Boekgegevens
Titel: First English reading book: Engelsch leesboek voor instituten, gymnasiën en hoogere burgerscholen: met Nederlandsche woordenlijst
Auteur: Herrig, Ludwig
Uitgave: Arnhem: J. Voltelen, 1869 *
Auteursrechten: Zie auteursrechten
Citeerinstructie: Bijzondere Collecties van de Universiteit van Amsterdam, UBM: IWO 513 H 21
URL: https://schoolmuseum.uba.uva.nl/bookid/LCSM_204683
Onderwerp: Taal- en letterkunde naar afzonderlijke talen: Engelse taalkunde
Trefwoord: Leesvaardigheid, Engels, Leermiddelen (vorm)
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•226
was practised by the people of Norway at
least as early as the ninth century. Other
northern authorities bear testimony to the
same fact. Of the manner, however, in
which the whale fishery was carried on at
this remote era we know nothing. It pro-
bably was not pursued on any systematic
plan, but merely in the way of occasional
encounters, as the hunting of wild animals
on land would be practised in the same
state of society. The inhabitants of the
coast surrounding the Bay of Biscay seem
to have been the first who engaged in
whale fishing with a view to commercial
purposes. They are therefore properly to
be considered the originators of the pur-
suit as a branch of national enterprise.
Their prosecution of it in the adjacent seas
can be traced back as far as the twelfth
century. The animal against which they
directed their attacks, however, was most
probably of a different species from that
found in the northern ocean, and of a much
smaller size. It seems to have been cap-
tured principally, if not exclusively, for the
sake of its llesh, which was in those days
esteemed as an article of food, the tongue
especially being accounted a great delicacy.
By degrees, however, the number of
whales that resorted to the Bay of Biscay
diminished, and at length the fish altogether
ceased to visit that sea. In these circum-
stances the Biscayan mariners carried the
navigation farther and farther from their
own shores, till at last they approached the
coasts of Iceland, Greenland, and Newfound-
land. Thus was commenced, in the course
of the sixteenth century, the northern whale
fishery, as pursued in modern times.
The earhest whahng voyage made by the
Knglish appears to have taken place in the
year 1594. The merchants of Hull are re-
corded to have fitted out ships for the
fishery in 1598; and much about the same
time the Dutch engaged in the trade. The
Hamburghers, the French, and the Danes
quickly followed. At first both in England
and Holland the business was carried on
by companies which had obtained charters
for its exclusive prosecution. At length,
however, it was thrown open in both coun-
tries to individual enterprise, under which
new system it was found to be conducted
with much more success and profit. The
Dutch monopoly was put an end to in 1042;
the English not till long afterwards. In
this country, indeed, the trade was in the
hands of an exclusive company till about a
century ago. Up to that date it had in gen-
eral been attended only with loss to each
successive association that engaged in it.
In 1732 parliament first adopted the plan
of attempting to encourage and establish
the trade, by giving a bounty to every ship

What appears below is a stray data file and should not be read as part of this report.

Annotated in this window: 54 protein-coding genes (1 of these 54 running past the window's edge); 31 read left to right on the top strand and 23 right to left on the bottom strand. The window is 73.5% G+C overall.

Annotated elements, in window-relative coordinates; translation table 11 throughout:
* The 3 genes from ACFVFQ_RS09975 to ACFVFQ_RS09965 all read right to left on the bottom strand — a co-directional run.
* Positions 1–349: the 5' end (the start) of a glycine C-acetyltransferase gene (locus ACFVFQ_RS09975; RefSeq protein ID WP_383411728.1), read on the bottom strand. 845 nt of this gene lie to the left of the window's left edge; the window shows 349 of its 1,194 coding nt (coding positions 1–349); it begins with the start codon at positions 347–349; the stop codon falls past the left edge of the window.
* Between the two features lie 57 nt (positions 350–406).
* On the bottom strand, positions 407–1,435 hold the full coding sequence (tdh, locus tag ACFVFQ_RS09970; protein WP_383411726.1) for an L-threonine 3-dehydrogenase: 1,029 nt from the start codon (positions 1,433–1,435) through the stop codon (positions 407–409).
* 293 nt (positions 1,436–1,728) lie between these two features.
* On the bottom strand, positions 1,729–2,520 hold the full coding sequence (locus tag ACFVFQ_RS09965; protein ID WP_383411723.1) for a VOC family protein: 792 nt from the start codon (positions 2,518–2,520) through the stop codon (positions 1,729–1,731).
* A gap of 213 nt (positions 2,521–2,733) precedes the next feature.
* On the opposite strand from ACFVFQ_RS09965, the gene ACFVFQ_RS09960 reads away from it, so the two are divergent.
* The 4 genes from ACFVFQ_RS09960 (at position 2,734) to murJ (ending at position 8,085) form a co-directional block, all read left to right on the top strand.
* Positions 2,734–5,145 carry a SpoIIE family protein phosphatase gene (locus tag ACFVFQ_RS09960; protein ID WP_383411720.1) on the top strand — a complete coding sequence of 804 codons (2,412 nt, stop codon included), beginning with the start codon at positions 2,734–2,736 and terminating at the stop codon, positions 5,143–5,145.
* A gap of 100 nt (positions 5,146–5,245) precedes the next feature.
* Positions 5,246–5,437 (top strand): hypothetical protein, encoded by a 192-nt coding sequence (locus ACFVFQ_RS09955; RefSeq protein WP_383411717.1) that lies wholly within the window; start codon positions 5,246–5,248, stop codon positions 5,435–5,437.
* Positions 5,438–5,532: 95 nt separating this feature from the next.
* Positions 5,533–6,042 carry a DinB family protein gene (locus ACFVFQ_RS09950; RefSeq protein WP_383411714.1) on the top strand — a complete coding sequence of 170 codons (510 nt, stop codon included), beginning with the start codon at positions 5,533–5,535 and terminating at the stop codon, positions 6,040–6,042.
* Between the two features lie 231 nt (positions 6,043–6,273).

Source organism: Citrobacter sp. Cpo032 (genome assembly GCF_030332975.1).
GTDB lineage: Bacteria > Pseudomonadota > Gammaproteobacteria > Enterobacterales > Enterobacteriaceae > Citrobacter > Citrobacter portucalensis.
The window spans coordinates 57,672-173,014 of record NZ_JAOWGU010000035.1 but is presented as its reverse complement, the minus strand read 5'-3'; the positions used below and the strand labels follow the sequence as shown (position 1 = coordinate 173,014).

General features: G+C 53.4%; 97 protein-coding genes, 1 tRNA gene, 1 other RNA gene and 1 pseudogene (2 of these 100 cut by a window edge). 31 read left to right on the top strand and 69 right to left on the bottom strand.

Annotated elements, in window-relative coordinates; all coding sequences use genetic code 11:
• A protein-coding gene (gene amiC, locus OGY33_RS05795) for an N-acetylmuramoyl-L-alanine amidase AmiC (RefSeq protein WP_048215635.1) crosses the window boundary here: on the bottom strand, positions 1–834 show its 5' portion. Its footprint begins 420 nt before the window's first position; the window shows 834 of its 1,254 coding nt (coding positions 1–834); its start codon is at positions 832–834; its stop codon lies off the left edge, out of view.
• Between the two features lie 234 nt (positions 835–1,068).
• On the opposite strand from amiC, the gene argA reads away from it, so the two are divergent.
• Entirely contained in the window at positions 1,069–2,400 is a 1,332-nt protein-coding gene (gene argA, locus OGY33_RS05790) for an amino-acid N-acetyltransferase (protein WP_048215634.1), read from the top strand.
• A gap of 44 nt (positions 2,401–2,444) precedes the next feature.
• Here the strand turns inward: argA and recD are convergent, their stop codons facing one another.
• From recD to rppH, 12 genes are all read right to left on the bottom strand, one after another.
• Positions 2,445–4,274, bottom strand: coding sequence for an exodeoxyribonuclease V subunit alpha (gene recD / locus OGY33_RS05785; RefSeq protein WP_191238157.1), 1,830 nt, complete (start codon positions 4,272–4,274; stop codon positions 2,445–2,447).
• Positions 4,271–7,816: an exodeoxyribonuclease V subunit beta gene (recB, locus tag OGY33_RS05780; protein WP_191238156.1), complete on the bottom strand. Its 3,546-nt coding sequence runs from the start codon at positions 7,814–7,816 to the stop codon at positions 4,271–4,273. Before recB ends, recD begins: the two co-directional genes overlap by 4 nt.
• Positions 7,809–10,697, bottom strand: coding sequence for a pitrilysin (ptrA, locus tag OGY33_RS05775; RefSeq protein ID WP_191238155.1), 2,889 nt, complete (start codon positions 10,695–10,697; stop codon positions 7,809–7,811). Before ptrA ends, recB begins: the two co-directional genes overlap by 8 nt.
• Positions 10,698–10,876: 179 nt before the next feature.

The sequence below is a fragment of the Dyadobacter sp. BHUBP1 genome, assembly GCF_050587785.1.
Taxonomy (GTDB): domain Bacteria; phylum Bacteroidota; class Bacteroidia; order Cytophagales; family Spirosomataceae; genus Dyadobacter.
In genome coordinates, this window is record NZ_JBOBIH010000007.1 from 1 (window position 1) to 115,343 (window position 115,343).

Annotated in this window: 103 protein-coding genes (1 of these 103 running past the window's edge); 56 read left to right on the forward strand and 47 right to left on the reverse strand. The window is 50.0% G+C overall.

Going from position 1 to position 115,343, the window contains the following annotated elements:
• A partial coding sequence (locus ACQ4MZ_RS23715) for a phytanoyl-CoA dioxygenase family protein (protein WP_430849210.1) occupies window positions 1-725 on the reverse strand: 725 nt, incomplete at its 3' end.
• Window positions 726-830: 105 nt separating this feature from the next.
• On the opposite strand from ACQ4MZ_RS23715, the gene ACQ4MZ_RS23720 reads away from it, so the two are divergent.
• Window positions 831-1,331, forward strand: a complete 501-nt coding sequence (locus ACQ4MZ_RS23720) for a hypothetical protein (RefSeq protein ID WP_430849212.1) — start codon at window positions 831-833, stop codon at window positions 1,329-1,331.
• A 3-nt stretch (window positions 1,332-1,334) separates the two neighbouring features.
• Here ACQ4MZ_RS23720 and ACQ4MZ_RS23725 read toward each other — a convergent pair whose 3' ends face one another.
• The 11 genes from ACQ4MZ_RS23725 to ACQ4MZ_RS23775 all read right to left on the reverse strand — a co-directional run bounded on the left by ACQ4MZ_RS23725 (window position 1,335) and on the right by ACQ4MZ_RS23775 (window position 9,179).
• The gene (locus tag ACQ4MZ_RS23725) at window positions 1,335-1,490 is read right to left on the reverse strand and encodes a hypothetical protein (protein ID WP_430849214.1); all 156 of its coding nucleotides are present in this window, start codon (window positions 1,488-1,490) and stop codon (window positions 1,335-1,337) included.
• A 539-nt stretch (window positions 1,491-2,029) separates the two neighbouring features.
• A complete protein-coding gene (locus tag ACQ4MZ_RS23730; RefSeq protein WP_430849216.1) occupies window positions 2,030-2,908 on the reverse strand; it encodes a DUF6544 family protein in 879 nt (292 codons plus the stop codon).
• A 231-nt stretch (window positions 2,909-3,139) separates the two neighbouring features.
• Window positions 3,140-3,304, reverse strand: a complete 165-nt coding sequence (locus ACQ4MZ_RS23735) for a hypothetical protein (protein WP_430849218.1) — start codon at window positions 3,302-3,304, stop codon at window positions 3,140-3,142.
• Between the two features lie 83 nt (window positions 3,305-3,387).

which should engage in it. The bounty
was at first twenty shillings a ton; but it
was raised in 1749 to double that rate,
upon which, says a late writer, 'a number
of ships were fitted out, as much certainly
in the intention of catching the bounty, as
of catching fish.' The bounty, which was
afterwards reduced to thirty shiUings, again
raised to its former amount, and subse-
quently reduced first to thirty shillings,
then to twenty-five shiUings, and after that
to twenty shillings, was at last altogether
withdrawn in 1824. The trade is at pre-
sent, therefore, carried on without any ar-
tificial support. The Americans, . Ham-
burghers, and Prussians are now almost the
only competitors with whom the English
whalers have to contend. The French re-
volution, and the wars by which it was fol-
lowed, drove both France and Holland from
the field; and neither of these countries
have succeeded in the attempts they have
made since the peace, to re-enter upon a
line of enterprise, their pursuit of which
had been so long interrupted.
The whale ships, which are for the most
part vessels of from three hundred to four
hundred tons burden, commonly leave this
country in time to reach Shetland, where
they complete their ballast and lay in part
of their stock by about the 1st of April,
and to get thence to the ice, so as to com-
mence fishing about the middle or in the
latter part of May. Of late years, how-
ever, the season, which used formerly to
terminate in July, has been occasionally
somewhat extended both at its commence-
ment and its close, — fish being now fre-
quently sought for with success as early as
April, and as late as September, and even
October. The place in which the fishing
is chiefly carried on has also been changed
within these few years. Almost all the
.ships now proceed directly through Davis'
Straits to the great inland sea, called Baf-
fin's Bay, on the other side of Greenland,
the more northern portion of which, and
the outlets from it, were for the first time
explored, in the course of the late voyages
made with a view to the discovery of a
northwest passage to India. In these high
latitudes whales still exist in large num-
bers; but from the greater prevalence of
ice-mountains or ice-bergs, as they are call-
ed, the fishery in Baffin's Bay is probably
still more perilous than that was which used
to be carried on the animal's more an-
cient haunt.